It is normal to observe both a slight GC bias and a distinctly non-random base composition over the first 12 bases of the data. In genomic DNA sequencing, the base composition is usually quite uniform across all bases, but in mRNA-Seq, the base composition is noticeably uneven across the first 10 to 12 bases. We believe this effect is caused by the "not so random" nature of the random priming process used in the protocol. This might explain why there is a slight overall G/C bias in the starting positions of each read. The first 12 bases probably represent the sites that were being primed by the hexamers used in the random priming process. This is because the random priming is not truly random and the first 12 bases (the length of two hexamers) are biased towards sequences that prime more efficiently. This is normal and expected.”
This paper also discusses the issue.

Basically, we should expect these tests to fail because there’s a bias for GC sequences in the first 12 positions. In fact, seeing this (and seeing how it’s so consistent) should give us confidence in our data.

Per sequence GC content
15 PASS, 149 WARN, 28 FAIL

Graphs the distribution of GC content per read next to a theoretical distribution calculated from the data. Deviation from the theoretical distribution causes warning or failure.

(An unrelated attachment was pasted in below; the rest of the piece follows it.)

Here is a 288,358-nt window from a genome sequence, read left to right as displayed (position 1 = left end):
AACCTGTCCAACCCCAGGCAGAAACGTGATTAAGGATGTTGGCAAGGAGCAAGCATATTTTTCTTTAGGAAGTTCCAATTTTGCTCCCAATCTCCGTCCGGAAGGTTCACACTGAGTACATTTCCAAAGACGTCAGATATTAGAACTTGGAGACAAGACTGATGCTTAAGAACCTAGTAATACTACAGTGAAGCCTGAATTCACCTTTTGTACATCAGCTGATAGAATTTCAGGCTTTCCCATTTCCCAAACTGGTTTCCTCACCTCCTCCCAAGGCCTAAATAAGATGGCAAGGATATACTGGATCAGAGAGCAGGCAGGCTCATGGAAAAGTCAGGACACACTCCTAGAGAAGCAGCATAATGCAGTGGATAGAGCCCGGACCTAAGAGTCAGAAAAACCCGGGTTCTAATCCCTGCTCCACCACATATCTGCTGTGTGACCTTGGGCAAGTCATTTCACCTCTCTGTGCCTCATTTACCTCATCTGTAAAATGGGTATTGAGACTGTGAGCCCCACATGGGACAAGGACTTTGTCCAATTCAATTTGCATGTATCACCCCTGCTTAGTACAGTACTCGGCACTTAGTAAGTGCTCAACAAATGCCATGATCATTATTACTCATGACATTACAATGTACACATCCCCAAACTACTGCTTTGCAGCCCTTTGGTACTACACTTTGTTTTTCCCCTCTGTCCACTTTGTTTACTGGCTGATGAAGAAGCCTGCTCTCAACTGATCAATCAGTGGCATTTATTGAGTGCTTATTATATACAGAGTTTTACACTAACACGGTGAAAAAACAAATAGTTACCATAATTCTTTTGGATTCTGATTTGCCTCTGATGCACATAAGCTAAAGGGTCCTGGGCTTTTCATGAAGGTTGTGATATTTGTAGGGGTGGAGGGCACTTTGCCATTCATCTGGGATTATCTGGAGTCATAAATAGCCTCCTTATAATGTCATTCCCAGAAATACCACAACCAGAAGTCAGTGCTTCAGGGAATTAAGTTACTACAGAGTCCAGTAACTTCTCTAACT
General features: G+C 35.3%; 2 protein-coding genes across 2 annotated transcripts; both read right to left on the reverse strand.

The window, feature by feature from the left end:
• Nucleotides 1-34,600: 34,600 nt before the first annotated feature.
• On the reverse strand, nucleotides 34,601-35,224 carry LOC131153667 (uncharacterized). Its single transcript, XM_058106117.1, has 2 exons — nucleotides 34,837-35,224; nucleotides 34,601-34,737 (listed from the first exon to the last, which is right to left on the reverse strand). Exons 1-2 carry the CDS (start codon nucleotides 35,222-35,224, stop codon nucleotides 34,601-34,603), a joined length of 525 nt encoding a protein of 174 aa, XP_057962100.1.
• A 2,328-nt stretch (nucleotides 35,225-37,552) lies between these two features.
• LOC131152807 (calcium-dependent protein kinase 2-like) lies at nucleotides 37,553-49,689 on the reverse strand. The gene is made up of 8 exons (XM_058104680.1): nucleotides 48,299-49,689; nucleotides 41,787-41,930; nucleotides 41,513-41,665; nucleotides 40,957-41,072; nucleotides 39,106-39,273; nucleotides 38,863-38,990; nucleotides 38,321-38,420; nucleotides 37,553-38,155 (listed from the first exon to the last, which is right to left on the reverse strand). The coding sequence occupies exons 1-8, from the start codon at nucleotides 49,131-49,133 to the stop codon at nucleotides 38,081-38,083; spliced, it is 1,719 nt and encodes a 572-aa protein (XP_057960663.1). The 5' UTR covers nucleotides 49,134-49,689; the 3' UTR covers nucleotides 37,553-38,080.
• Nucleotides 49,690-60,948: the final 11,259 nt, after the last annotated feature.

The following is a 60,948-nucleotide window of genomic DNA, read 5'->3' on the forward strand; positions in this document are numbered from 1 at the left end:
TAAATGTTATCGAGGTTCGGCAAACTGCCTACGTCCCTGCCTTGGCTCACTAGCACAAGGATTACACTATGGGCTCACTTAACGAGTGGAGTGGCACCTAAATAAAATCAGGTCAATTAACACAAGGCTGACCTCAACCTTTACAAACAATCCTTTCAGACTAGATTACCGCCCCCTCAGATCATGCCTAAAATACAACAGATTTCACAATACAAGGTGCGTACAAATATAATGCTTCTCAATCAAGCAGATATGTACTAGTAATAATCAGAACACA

The graphs above show what the typical results look like for PASS/WARN/FAIL.  There appears to be a set of GC rich reads (circled peaks) that creates a wider theoretical distribution in the WARN and FAIL samples. These could be unusually abundant GC-rich transcripts (PCR duplicates or just highly expressed genes) that are from H. influenzae or it could be contamination.

I pursued this idea and made the following graph:


This graph shows a couple things. One is that the samples with the best GC distribution were aligned best to the H. influenzae reference genome. The second thing is that the old samples tended to fail the test more than the new samples (and tend to not align as well). 45% of the old samples fail and only 5% of the new ones do. This supports the idea I offered in the previous post that the newer samples are less contaminated.